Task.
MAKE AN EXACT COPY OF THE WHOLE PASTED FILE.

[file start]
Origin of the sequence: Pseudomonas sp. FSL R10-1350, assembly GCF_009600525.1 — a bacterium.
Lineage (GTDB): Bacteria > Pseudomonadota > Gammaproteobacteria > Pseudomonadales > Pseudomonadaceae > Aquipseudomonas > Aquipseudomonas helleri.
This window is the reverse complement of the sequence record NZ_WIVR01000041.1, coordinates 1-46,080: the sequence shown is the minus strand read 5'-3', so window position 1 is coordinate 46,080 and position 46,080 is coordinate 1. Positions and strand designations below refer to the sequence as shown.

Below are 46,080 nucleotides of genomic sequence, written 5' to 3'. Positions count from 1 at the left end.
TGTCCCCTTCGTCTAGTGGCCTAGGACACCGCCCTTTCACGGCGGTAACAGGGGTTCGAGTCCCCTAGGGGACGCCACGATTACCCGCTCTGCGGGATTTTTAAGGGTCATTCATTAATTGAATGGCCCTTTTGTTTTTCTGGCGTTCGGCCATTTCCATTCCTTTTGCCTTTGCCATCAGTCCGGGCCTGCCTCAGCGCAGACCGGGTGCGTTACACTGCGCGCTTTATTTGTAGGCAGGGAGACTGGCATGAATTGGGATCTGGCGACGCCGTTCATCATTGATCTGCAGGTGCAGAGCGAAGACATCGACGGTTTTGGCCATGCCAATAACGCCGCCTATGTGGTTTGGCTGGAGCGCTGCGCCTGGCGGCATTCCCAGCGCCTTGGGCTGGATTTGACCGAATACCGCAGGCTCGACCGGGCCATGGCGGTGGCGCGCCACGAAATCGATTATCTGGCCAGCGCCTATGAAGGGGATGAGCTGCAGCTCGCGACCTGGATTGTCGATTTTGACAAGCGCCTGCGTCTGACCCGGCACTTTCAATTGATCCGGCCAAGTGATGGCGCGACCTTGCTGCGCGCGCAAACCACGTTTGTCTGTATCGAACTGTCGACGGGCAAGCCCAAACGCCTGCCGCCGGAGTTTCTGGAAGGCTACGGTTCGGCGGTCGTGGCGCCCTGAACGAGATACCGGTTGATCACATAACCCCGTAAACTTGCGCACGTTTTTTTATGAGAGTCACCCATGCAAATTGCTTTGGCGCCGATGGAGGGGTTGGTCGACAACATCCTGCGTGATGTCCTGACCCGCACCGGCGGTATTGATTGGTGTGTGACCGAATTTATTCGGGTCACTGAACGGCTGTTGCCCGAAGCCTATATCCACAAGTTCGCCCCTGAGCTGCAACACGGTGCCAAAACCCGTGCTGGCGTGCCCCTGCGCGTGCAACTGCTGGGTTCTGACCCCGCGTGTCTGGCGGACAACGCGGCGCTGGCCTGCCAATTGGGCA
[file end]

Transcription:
Origin of the sequence: Pseudomonas sp. FSL R10-1350, assembly GCF_009600525.1 — a bacterium.
Lineage (GTDB): Bacteria > Pseudomonadota > Gammaproteobacteria > Pseudomonadales > Pseudomonadaceae > Aquipseudomonas > Aquipseudomonas helleri.
This window is the reverse complement of the sequence record NZ_WIVR01000041.1, coordinates 1-46,080: the sequence shown is the minus strand read 5'-3', so window position 1 is coordinate 46,080 and position 46,080 is coordinate 1. Positions and strand designations below refer to the sequence as shown.

Below are 46,080 nucleotides of genomic sequence, written 5' to 3'. Positions count from 1 at the left end.
TGTCCCCTTCGTCTAGTGGCCTAGGACACCGCCCTTTCACGGCGGTAACAGGGGTTCGAGTCCCCTAGGGGACGCCACGATTACCCGCTCTGCGGGATTTTTAAGGGTCATTCATTAATTGAATGGCCCTTTTGTTTTTCTGGCGTTCGGCCATTTCCATTCCTTTTGCCTTTGCCATCAGTCCGGGCCTGCCTCAGCGCAGACCGGGTGCGTTACACTGCGCGCTTTATTTGTAGGCAGGGAGACTGGCATGAATTGGGATCTGGCGACGCCGTTCATCATTGATCTGCAGGTGCAGAGCGAAGACATCGACGGTTTTGGCCATGCCAATAACGCCGCCTATGTGGTTTGGCTGGAGCGCTGCGCCTGGCGGCATTCCCAGCGCCTTGGGCTGGATTTGACCGAATACCGCAGGCTCGACCGGGCCATGGCGGTGGCGCGCCACGAAATCGATTATCTGGCCAGCGCCTATGAAGGGGATGAGCTGCAGCTCGCGACCTGGATTGTCGATTTTGACAAGCGCCTGCGTCTGACCCGGCACTTTCAATTGATCCGGCCAAGTGATGGCGCGACCTTGCTGCGCGCGCAAACCACGTTTGTCTGTATCGAACTGTCGACGGGCAAGCCCAAACGCCTGCCGCCGGAGTTTCTGGAAGGCTACGGTTCGGCGGTCGTGGCGCCCTGAACGAGATACCGGTTGATCACATAACCCCGTAAACTTGCGCACGTTTTTTTATGAGAGTCACCCATGCAAATTGCTTTGGCGCCGATGGAGGGGTTGGTCGACAACATCCTGCGTGATGTCCTGACCCGCACCGGCGGTATTGATTGGTGTGTGACCGAATTTATTCGGGTCACTGAACGGCTGTTGCCCGAAGCCTATATCCACAAGTTCGCCCCTGAGCTGCAACACGGTGCCAAAACCCGTGCTGGCGTGCCCCTGCGCGTGCAACTGCTGGGTTCTGACCCCGCGTGTCTGGCGGACAACGCGGCGCTGGCCTGCCAATTGGGCA